“Maybe they don’t have all these insights [about security risks] or they feel more empowered,” Leek says. “I see them taking more risks. We’ve done a good job educating middle management, so we don’t have that issue today.”
But that doesn’t mean Leek never gets challenged. “I’ve had to have some very tough discussions” about security policies. “While it’s uncomfortable and not the happiest times, I’ve been able to at least come out alive and not gotten fired.”
Security if done well should provide protection in a user-friendly way, Dalva says. For example, companies can deploy technology such as single sign-on instead of forcing users to have multiple passwords for various systems and applications.
“Security doesn’t have to be an impediment to getting things done,” Dalva says. “It can enhance productivity” at the same time as providing data protection.
Bring-your-own-device (BYOD) issues have created their share of conflicts between security and business executives.
“When the iPad first came out the first people who wanted to carry them around were the most senior executives. How do you secure this?” Leek says.
“Everyone was trying to figure out how they could get a device that wasn’t ready to deploy” securely, Leek says. “People want these cool new tools or devices like that,” without giving thought to the security issues.
Other sources of differences between security and business leaders have to do with budgets and personnel.
The CISO who didn’t want to be identified says in one budget cycle the company’s CFO made unilateral changes to the IT security budget and cut some items that were compliance and regulatory in nature.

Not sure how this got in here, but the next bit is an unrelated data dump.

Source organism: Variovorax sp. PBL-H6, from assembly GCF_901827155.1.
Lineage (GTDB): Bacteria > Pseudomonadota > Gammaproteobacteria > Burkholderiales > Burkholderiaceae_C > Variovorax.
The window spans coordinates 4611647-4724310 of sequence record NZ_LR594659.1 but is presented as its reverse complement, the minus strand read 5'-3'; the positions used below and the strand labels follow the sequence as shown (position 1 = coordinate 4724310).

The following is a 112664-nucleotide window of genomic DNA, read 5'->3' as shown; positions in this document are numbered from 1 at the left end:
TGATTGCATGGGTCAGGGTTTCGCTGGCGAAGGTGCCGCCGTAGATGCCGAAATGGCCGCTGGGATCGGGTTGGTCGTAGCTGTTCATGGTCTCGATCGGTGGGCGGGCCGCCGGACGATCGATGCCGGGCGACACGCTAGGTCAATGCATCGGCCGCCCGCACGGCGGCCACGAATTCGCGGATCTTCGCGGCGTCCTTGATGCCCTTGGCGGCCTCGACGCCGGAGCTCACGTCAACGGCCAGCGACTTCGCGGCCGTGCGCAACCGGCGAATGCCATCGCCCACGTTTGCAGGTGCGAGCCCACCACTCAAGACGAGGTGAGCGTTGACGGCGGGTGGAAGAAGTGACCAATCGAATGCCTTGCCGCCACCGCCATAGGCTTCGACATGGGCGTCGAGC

“These budget items were defined and justified, but ultimately were an increase from the previous year so they were removed from the plan,” the CISO says. “After numerous meetings and explanations, I was able to get agreement to the increase in spending. Even with the proper justification, it is critical for CISOs to help educate the senior leadership on security trends, funding, regulatory issues, etc.”
When it comes to the use of resources such as people and capital, CISOs and CSOs are competing with other business leaders who have different drivers and incentives, Barton says.
“It’s imperative for the CISO community to partner with those business leaders to help them understand the correlation between the spend on information security and how it enables the other business leaders to create, implement and deploy their initiatives in a secure fashion,” Barton says.
With the ongoing shortage of experienced security personnel at many organizations, disagreements over staffing issues are likely to be a continuing source of contention.
“Too many companies make [capital spending] an easy part and make significant investments in new technologies,” says Michael Cook, senior security consultant at GuidePoint Security. “But [they] fail to make the corresponding investments in people, and developing the associated processes to utilize the technology, whether it's monitoring, analysis, investigation, research or security program development.”
The result is that the capital investment is significantly under-utilized, Cook says. “Companies that are hamstrung in their compensation structure, can't get the appropriately qualified people, and end up either doing without adequate staffing, or hiring people who aren't quite appropriate for the role and needs of the security department.”
Cook has seen security directors go back and forth with human resources and compensation officers and get salary ranges increased once or twice, but still not to market level. Then they are told that nothing more can be done and they give up the fight.
“They end up working with what they have been given, and recruiting people in that compensation range,” Cook says. “I can't emphasize enough how this negatively impacts process, and the quest towards security maturity.”
This story, "Overcoming stubborn execs for security sake" was originally published by CSO.